While the homebuilding sector
remains the darling of many analysts, one short-seller continues to pound nails into its coffin.
profiled the homebuilders as a short opportunity back in August, and the play was quite successful. While many of the sector's names have rebounded lately, one hedge fund manager continues to like the short side.
"These stocks are trading on hope," says the fund manager, who wished not to be identified. "We like the shorts more than ever. Employment trends are still negative; the stocks are trading at a premium to book value where they were three or four months ago when people didn't think we were in a recession."
Plus, the fundamentals of the homebuilding business are weakening: Backlog is stagnant if not falling; inventory is edging higher; and cancellation rates are high, about 20% in September, and creeping higher. In good times, cancellation rates run about 5% to 6%.
Homebuilding bulls point to the record level of mortgage business, something the fund manager calls a false signal. "Mortgage originations have been strong, but 85%-plus are from refinancing," he says. "With rates so low recently, everyone who wants a home has purchased in the last year or two. The biggest risk is that everyone who wants a home has one."
He notes that real estate agents are already reporting a significant slowdown in high-end home sales -- generally, houses costing more than $600,000 -- which will eventually hurt high-end builders like
, which he is short.
"What's happening with the economy is currently affecting high-end home prices, but that will eventually filter down to midlevel builders as well," he says.
Chairman Alan "Greenspan has done everything he can to support the homebuilders, but fundamentals continue to weaken and there isn't much more he can do."
The manager is also short
and is eyeing as possible shorts both
, trading at more than two times book value, and
, which trades at nearly five times book value.
However, he'd leave
alone, as its diversified income stream provides some protection. If you want to be long the sector, he says he'd focus on
, a manufactured-home developer.
A Golden Deal?
agreement Wednesday to acquire Australian gold-mining company
is pretty complicated. Yet, one analyst sees a way to make money from it.
If the deal goes through, it would create the world's largest gold producer with 97 million ounces of gold reserves and 8 million ounces per year in production. While Newmont's all-stock bid for both companies offers a nice premium, its lack of cash makes a competing offer possible. Plus, Newmont's largest competitor,
, could jump into the fray.
"The real story here is probably not about value anymore. It is about ego and control," says Barry Allan, gold analyst at Toronto-based Research Capital. "Barrick has been boxed into a corner by Newmont and Franco-Nevada. If this deal goes through, every time Barrick looks across its property line, Newmont will be there: in Nevada, in Australia and in Canada. And, to add insult to injury, since Franco holds royalty rights to some Barrick production mines in Nevada, Barrick would end up paying royalties to Newmont. That won't happen if Barrick has any way to avoid it. These two companies despise each other."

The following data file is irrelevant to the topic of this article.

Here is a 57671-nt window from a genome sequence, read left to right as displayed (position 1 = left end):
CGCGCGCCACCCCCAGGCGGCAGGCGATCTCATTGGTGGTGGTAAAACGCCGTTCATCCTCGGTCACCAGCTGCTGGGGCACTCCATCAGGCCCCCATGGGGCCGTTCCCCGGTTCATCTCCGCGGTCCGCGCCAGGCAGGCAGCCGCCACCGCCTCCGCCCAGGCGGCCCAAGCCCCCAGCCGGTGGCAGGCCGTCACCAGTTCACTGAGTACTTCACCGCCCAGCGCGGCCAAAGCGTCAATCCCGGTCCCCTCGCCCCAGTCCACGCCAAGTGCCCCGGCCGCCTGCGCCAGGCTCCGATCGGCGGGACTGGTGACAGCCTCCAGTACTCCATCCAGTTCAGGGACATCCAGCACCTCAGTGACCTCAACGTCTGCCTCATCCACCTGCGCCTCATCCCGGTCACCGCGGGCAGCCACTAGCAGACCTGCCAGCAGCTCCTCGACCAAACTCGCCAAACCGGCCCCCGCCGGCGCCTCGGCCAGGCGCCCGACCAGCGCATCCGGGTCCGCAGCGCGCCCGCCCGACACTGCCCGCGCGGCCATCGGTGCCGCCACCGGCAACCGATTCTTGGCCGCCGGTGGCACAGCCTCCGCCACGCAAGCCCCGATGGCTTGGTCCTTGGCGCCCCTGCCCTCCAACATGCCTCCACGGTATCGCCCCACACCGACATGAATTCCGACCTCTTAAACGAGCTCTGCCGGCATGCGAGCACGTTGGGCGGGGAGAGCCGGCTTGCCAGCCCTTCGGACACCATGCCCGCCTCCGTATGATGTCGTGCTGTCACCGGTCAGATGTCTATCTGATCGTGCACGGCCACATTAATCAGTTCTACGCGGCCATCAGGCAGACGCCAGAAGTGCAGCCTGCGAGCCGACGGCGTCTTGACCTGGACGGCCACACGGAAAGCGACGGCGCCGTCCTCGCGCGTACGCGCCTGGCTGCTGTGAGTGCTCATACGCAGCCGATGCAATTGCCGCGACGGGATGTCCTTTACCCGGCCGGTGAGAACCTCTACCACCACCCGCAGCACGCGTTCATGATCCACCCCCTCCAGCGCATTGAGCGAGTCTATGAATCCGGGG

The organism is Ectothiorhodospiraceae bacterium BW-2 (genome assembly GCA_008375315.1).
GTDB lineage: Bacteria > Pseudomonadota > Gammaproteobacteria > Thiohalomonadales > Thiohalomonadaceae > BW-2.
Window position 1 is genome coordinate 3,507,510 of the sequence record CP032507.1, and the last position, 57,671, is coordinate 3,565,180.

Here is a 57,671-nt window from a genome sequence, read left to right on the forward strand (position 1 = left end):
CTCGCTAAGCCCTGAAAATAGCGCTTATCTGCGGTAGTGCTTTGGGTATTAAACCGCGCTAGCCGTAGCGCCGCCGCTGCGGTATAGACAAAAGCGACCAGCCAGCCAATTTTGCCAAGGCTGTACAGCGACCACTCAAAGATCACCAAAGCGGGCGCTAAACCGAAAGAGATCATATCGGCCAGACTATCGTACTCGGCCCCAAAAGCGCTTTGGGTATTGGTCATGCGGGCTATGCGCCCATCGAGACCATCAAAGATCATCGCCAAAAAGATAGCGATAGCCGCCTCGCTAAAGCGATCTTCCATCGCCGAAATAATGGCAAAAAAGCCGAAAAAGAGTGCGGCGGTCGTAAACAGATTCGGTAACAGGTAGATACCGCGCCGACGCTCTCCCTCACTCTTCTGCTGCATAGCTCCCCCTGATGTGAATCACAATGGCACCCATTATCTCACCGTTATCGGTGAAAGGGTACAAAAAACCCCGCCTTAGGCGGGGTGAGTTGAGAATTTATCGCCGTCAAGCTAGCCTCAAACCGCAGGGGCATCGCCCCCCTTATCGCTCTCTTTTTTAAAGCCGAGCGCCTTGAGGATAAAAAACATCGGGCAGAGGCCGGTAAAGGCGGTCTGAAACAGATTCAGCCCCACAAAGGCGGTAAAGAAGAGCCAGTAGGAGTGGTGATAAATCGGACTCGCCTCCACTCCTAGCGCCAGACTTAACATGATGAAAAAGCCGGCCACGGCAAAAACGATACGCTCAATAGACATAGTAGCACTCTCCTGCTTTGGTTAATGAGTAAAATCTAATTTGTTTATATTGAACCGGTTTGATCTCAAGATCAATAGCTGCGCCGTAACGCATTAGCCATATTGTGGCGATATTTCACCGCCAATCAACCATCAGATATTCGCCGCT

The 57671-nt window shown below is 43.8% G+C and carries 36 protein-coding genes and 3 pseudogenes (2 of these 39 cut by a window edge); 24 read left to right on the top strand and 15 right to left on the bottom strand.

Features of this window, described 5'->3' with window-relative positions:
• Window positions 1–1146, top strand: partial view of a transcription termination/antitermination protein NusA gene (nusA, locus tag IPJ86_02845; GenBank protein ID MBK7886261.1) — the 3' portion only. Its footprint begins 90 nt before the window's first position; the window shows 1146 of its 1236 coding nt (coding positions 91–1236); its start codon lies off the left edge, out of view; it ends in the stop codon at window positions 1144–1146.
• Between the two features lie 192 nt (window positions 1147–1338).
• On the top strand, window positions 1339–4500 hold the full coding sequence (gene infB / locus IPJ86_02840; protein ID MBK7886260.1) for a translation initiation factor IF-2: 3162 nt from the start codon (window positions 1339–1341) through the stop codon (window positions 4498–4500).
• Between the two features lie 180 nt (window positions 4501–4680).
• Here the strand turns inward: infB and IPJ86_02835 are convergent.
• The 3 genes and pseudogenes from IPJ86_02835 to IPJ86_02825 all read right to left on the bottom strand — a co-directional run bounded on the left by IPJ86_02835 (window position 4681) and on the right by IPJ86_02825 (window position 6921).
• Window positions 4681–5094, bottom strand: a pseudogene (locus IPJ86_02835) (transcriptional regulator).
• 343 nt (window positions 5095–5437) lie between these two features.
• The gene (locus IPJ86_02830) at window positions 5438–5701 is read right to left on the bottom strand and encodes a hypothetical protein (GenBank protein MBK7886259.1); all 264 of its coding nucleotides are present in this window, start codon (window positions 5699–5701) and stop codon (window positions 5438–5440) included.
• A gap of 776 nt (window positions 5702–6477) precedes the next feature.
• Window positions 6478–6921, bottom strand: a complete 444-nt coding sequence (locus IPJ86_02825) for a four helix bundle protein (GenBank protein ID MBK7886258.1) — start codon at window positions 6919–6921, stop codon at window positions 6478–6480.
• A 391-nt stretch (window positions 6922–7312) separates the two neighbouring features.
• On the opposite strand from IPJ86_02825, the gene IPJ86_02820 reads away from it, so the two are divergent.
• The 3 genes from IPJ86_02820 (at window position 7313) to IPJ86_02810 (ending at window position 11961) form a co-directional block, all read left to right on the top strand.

Hence, Allan thinks Barrick will do something: either make a higher, part-cash offer for Franco-Nevada or try to support a competing offer for Normandy from
. AngloGold, whose $1.47 per-share bid for Normandy was trumped by Newmont, has said it would respond to Newmont's move within 10 days. At current stock levels, Newmont's bid for Normandy is valued at about $1.51 to $1.56 a share.
Allan thinks investors could be rewarded by purchasing Franco-Nevada and being short Barrick in anticipation of a bid. "At some level, there will be a bidding war for Normandy and potentially for Franco-Nevada," he says. "If Barrick does bid on a strategic and egocentric level, you don't want to own Barrick stock."
Franco-Nevada is currently trading about $2 below the current Newmont offer. With Barrick feeling pressure either way, this paired trade has some appeal while you wait to see which goose ultimately lays the golden egg.
If one pundit is right, there's little OPEC can do to persuade Russia to dance.
Marvin Zonis, professor of international business at the University of Chicago Graduate School of Business and a longtime student of Russian economics, attributes Russia's
hard-line stance on oil production to President Putin's attempt to supplant Saudi Arabia and OPEC as the primary source of crude oil for the West.
While lower oil prices may affect Russia, Zonis says that country is more capable of living with lower prices than OPEC. "The Russian economy has been doing well, and it's not just because of the higher oil prices," Zonis says. "The Russian economy doesn't turn around on the back of oil. For Russia to demonstrate its commitment to the West, they can take $15
per barrel oil."
While he thinks Russia will maintain current production, it'll need to boost production to become a significant player. As for OPEC, Zonis thinks Russia got the best of the cartel this time. "OPEC realizes they have been stiffed," he says. "There is not much chance of a change while Putin is trying to demonstrate to the West he has made a serious turn."
Christopher S. Edmonds is president of Resource Dynamics, a private financial consulting firm based in Atlanta. At time of publication, Edmonds' firm had no positions in any of the securities mentioned in this column, although holdings can change at any time. Under no circumstances does the information in this column represent a recommendation to buy or sell stocks. While Edmonds cannot provide investment advice or recommendations, he welcomes your feedback and invites you to send it to